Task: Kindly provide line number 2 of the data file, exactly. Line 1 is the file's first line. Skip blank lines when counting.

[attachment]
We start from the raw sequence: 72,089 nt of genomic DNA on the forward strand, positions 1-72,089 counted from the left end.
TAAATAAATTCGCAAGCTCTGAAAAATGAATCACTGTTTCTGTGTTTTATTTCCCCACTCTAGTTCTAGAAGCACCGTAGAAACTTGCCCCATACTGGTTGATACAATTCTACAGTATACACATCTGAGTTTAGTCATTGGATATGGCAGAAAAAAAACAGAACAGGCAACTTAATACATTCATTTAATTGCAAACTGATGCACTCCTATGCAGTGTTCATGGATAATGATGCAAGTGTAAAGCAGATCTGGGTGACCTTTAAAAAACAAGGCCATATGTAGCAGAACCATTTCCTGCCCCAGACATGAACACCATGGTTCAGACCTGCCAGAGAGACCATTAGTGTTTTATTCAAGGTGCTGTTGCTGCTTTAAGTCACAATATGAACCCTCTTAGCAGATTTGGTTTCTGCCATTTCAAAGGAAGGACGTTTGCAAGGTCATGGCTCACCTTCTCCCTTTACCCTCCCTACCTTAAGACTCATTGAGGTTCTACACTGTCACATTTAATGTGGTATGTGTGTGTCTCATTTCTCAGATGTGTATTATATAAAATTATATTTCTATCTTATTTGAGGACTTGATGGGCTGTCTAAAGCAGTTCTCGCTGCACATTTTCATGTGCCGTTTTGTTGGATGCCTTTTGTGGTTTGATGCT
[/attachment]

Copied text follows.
TAAATAAATTCGCAAGCTCTGAAAAATGAATCACTGTTTCTGTGTTTTATTTCCCCACTCTAGTTCTAGAAGCACCGTAGAAACTTGCCCCATACTGGTTGATACAATTCTACAGTATACACATCTGAGTTTAGTCATTGGATATGGCAGAAAAAAAACAGAACAGGCAACTTAATACATTCATTTAATTGCAAACTGATGCACTCCTATGCAGTGTTCATGGATAATGATGCAAGTGTAAAGCAGATCTGGGTGACCTTTAAAAAACAAGGCCATATGTAGCAGAACCATTTCCTGCCCCAGACATGAACACCATGGTTCAGACCTGCCAGAGAGACCATTAGTGTTTTATTCAAGGTGCTGTTGCTGCTTTAAGTCACAATATGAACCCTCTTAGCAGATTTGGTTTCTGCCATTTCAAAGGAAGGACGTTTGCAAGGTCATGGCTCACCTTCTCCCTTTACCCTCCCTACCTTAAGACTCATTGAGGTTCTACACTGTCACATTTAATGTGGTATGTGTGTGTCTCATTTCTCAGATGTGTATTATATAAAATTATATTTCTATCTTATTTGAGGACTTGATGGGCTGTCTAAAGCAGTTCTCGCTGCACATTTTCATGTGCCGTTTTGTTGGATGCCTTTTGTGGTTTGATGCT